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Iatrogenic injury to long thoracic nerve following thoracotomy for right thoracic scoliosis in Marfan syndrome: a case report



Patients with Marfan syndrome commonly require spinal deformity surgery. The purpose of this case report is to present a rare thoracotomy complication. We present the management of such a patient.

Case summary

In a known case of Marfan syndrome, an 18-year-old Persian man was admitted to our hospital with scoliosis. The patient underwent radiological examinations, and thoracic scoliosis of 70° was diagnosed. A right thoracotomy for anterior spinal fusion from the sixth rib and posterior spinal fusion were performed successfully. Two months later, he was readmitted because of winging of the right scapula due to serratus anterior palsy. Electromyography and nerve conduction velocity confirmed long thoracic nerve injury. Conservative treatment was provided. Ultimately, the patient recovered completely in the last follow-up visit 6 months after the surgery.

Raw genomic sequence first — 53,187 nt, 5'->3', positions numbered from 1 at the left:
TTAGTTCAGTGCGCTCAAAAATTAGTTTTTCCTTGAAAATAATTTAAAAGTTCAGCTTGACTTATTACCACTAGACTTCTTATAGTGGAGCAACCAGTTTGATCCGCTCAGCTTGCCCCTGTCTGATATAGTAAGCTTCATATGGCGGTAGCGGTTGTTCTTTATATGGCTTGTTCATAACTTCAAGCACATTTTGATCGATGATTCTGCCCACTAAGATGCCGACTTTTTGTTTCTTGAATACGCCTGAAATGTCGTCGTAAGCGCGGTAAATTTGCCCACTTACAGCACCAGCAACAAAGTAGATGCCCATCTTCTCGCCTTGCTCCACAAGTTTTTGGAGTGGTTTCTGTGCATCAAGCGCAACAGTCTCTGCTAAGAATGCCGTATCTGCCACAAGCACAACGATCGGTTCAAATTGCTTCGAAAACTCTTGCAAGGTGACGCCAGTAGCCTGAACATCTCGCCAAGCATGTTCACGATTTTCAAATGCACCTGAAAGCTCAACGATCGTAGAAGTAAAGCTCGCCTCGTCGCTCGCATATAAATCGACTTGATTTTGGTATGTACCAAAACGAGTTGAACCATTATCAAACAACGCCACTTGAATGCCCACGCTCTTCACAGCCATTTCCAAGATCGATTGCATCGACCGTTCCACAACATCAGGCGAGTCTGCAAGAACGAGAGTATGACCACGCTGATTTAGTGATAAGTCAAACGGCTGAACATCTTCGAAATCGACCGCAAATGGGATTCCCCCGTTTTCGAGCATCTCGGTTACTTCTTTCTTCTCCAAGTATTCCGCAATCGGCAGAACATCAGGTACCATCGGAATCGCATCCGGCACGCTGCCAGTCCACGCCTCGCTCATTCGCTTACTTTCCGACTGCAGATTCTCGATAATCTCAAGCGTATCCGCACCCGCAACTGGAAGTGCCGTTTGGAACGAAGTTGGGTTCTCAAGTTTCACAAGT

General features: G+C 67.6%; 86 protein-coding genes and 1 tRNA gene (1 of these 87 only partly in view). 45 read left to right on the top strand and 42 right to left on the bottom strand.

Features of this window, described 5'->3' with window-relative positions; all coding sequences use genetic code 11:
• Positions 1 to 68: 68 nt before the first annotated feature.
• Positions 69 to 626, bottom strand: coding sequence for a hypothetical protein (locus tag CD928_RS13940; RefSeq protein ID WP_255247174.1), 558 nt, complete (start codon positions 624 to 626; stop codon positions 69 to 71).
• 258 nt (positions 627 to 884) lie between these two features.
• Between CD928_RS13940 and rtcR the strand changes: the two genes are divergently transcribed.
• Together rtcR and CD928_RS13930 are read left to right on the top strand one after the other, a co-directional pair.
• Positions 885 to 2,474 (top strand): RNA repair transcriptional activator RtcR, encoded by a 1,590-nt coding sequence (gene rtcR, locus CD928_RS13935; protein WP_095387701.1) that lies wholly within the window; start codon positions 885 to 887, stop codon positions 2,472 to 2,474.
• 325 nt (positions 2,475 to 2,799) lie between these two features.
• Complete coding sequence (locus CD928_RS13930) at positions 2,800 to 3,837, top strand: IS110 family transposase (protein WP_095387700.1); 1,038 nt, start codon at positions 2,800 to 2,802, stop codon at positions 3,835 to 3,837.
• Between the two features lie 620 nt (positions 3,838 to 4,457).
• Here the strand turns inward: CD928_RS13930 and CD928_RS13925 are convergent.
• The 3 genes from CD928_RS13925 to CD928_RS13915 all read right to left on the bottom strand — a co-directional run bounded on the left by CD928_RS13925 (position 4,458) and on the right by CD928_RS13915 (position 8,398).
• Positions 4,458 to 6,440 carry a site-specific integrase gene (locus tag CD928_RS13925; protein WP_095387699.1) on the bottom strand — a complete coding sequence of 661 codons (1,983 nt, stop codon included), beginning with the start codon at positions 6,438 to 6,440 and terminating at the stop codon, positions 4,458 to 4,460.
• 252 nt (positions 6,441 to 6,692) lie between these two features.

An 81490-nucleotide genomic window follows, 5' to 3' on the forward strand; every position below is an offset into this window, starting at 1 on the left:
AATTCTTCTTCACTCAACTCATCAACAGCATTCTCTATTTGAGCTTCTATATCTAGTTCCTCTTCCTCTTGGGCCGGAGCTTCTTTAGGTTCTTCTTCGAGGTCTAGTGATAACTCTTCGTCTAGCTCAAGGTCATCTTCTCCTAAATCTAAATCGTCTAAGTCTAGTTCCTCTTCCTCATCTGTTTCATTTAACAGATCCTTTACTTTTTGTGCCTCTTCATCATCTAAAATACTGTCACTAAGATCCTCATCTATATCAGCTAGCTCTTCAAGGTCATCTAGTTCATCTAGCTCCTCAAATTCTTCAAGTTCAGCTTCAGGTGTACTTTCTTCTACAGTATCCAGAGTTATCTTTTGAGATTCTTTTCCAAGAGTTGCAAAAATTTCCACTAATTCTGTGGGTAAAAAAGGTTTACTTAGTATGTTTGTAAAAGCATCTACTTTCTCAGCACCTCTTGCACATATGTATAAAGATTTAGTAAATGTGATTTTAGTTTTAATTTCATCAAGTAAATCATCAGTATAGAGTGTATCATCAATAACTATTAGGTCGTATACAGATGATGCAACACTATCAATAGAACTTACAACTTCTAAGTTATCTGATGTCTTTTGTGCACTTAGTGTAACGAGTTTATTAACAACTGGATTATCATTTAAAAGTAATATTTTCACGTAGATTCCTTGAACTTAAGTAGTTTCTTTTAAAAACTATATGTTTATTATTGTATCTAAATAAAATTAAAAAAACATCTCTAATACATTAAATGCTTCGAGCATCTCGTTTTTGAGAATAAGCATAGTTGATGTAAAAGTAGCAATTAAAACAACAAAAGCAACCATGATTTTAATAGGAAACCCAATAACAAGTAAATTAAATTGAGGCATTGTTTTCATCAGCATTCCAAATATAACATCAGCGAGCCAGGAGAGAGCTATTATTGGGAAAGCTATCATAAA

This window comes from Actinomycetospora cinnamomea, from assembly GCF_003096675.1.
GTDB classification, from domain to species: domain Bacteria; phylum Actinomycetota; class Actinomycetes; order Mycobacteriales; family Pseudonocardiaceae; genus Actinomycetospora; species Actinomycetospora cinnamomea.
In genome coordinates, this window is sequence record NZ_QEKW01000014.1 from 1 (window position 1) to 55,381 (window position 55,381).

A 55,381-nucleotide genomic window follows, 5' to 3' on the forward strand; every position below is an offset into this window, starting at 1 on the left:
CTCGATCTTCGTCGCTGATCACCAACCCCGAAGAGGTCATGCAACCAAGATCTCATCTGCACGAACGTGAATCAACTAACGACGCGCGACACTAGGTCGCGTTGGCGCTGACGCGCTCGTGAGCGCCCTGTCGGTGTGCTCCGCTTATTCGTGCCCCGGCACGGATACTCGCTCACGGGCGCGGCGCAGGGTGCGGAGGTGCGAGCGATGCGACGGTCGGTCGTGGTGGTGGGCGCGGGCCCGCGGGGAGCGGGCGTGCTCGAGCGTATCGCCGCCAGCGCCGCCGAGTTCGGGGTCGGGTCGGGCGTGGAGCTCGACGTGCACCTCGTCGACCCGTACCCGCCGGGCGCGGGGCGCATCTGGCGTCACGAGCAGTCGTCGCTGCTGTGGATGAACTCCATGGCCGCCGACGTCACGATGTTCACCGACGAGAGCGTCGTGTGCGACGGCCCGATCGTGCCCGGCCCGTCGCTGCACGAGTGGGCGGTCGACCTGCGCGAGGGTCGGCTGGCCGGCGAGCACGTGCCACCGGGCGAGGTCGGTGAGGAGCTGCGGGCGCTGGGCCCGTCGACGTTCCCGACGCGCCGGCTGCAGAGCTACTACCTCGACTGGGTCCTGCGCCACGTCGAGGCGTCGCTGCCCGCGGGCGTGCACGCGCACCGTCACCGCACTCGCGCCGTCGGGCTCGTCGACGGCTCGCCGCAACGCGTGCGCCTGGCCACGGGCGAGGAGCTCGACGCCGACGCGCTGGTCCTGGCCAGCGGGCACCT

This is the first report of ipsilateral winged scapula after thoracotomy. Attention needs to be paid to surgical techniques in patients with Marfan syndrome.

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Marfan syndrome (MFS) is an illness of connective tissue, mainly involving the musculoskeletal, ocular, and cardiovascular systems [1], with an incidence of 2–3 per 10,000 population [1, 2]. Scoliosis occurs in approximately 50–70% of patients with MFS and differs from idiopathic adolescent scoliosis with regard to curve pattern, progression, and symptoms [3]. Overall, cases with curves greater than 40–50° require surgical intervention that may be associated with surgical complications such as scapular winging [4].